Results

The findings of the present study were obtained according to the items of the Preferred Reporting Items for Systematic Reviews and Meta-Analyses,22 as illustrated in figure 1. After the initial search, a total of 4477 articles were retrieved from five different databases together with additional sources. Following the removal of duplicates, 1895 articles remained in the study. Then, 1325 articles were crossed out after reviewing their abstracts and full texts, resulting in 370 full-text articles. After the review of the articles, a total of 252 articles were deleted for some other reasons. Finally, 118 relevant articles, published between 2000 and October 2018, were selected for final review with regard to the inclusion and exclusion criteria (online supplementary table 1).

Distribution of articles based on publication date

The total prevalence in publishing articles on depression among patients with HIV/AIDS from 2000 to October 2018 is presented in figure 2. The findings revealed that no article was published on this topic between 2000 and 2002 and that the number of published articles showed an ascending trend from 2003 to 2018. The years 2015 and 2017, each with 17 published articles, were denoted to have the largest number of articles published (online supplementary figure 1).

Supplemental material

Figure 2

Forest plot of worldwide prevalence of depression in patients with HIV/AIDS.

Overview of global prevalence rates of depression

Following the extraction of the main data from 118 selected articles based on the Excel form and the initial data analysis, the total number of individuals suffering from moderate to severe depression was reported at about 14 942 patients out of a total sample size of 51 143. Data analysis based on the random-effects (DerSimonian and Laird) model also showed that the global prevalence rate of depression in patients affected with HIV/AIDS was 31% (95% CI 28% to 34%), with a 98% heterogeneity which was significant (p<0.001) (figure 2).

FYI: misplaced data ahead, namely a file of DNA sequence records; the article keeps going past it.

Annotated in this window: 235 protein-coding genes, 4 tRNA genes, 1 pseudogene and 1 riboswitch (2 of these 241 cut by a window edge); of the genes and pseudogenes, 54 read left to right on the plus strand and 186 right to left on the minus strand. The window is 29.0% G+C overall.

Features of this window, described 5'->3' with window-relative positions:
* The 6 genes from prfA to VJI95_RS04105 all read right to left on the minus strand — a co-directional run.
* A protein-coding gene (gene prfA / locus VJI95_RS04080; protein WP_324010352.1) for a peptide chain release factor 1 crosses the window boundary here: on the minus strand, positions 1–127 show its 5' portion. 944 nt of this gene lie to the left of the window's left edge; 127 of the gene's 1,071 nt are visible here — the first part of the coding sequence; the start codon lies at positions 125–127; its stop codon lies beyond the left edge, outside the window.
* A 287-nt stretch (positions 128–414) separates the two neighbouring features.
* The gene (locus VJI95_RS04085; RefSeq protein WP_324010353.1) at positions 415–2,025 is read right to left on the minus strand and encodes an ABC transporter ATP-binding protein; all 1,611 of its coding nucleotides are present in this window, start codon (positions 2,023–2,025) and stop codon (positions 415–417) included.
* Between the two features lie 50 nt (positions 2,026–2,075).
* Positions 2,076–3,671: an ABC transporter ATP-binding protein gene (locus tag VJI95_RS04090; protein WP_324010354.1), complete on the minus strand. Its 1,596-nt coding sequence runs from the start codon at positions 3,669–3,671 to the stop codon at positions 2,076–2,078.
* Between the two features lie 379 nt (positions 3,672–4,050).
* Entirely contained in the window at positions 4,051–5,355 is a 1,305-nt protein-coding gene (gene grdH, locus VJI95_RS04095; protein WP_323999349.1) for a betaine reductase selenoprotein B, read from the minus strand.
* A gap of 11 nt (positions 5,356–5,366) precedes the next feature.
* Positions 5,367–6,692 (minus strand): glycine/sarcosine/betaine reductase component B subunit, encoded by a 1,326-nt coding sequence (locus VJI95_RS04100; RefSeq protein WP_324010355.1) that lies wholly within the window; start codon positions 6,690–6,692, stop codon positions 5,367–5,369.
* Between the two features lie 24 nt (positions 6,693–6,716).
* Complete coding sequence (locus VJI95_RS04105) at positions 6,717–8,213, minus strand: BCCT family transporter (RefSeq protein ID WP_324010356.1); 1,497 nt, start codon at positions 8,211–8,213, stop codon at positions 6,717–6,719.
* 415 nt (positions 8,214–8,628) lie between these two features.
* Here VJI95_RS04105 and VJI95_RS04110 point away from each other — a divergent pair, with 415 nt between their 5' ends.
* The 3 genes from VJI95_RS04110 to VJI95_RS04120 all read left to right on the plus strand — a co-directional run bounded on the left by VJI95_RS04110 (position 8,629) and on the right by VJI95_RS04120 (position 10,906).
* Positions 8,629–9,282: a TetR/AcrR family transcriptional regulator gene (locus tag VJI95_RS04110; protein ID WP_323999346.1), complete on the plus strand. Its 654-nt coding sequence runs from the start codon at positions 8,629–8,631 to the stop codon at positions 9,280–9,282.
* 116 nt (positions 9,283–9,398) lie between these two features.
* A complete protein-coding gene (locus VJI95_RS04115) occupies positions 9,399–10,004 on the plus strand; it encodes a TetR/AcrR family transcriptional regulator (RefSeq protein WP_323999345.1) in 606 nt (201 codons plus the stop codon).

Prevalence rate of depression based on continents

Based on the analysis carried out considering continents, as illustrated in online supplementary file 2, the areas are separated from each other on the basis of the colours of the guide chart, so countries with darker colours in each continent suggest higher prevalence rates of depression in patients with HIV/AIDS than the rest of the continents. Moreover, black spots in different sizes represent the number of articles published in each continent. At the bottom of the map, countries from each continent in which prevalence rates of depression are higher in patients with HIV/AIDS are reported. The dark spots display a high prevalence rate. For example, in Asia, countries such as India, China and Vietnam are the ones where the highest number of patients with HIV/AIDS suffering from depression could be found. Based on the results and the size of the black dots on the map, it is implied that the highest prevalence rate of depression in these patients is in South America at 44% (95% CI 35% to 53%) and the lowest is in Europe at 22% (95% CI 17% to 27%) (online supplementary figure 2).